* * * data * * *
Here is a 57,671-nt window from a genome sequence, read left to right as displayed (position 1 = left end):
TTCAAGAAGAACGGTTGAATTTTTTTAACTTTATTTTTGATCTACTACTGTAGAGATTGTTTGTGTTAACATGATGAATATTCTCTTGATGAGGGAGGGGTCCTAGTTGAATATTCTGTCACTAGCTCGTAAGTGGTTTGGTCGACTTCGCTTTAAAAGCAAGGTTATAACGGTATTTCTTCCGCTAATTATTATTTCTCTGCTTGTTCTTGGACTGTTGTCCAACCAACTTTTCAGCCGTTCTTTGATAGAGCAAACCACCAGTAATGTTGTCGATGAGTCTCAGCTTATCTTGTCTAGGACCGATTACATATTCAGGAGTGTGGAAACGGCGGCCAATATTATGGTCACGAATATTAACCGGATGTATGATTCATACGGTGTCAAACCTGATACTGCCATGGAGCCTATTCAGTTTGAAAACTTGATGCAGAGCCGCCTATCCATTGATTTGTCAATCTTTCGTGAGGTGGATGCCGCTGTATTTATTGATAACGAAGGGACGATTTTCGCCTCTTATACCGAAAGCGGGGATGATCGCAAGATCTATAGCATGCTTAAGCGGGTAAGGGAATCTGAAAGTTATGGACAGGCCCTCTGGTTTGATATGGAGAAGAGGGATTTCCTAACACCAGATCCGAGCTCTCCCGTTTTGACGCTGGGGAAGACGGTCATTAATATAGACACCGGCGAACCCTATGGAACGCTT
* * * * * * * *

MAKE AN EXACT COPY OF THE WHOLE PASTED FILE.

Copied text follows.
Here is a 57,671-nt window from a genome sequence, read left to right as displayed (position 1 = left end):
TTCAAGAAGAACGGTTGAATTTTTTTAACTTTATTTTTGATCTACTACTGTAGAGATTGTTTGTGTTAACATGATGAATATTCTCTTGATGAGGGAGGGGTCCTAGTTGAATATTCTGTCACTAGCTCGTAAGTGGTTTGGTCGACTTCGCTTTAAAAGCAAGGTTATAACGGTATTTCTTCCGCTAATTATTATTTCTCTGCTTGTTCTTGGACTGTTGTCCAACCAACTTTTCAGCCGTTCTTTGATAGAGCAAACCACCAGTAATGTTGTCGATGAGTCTCAGCTTATCTTGTCTAGGACCGATTACATATTCAGGAGTGTGGAAACGGCGGCCAATATTATGGTCACGAATATTAACCGGATGTATGATTCATACGGTGTCAAACCTGATACTGCCATGGAGCCTATTCAGTTTGAAAACTTGATGCAGAGCCGCCTATCCATTGATTTGTCAATCTTTCGTGAGGTGGATGCCGCTGTATTTATTGATAACGAAGGGACGATTTTCGCCTCTTATACCGAAAGCGGGGATGATCGCAAGATCTATAGCATGCTTAAGCGGGTAAGGGAATCTGAAAGTTATGGACAGGCCCTCTGGTTTGATATGGAGAAGAGGGATTTCCTAACACCAGATCCGAGCTCTCCCGTTTTGACGCTGGGGAAGACGGTCATTAATATAGACACCGGCGAACCCTATGGAACGCTT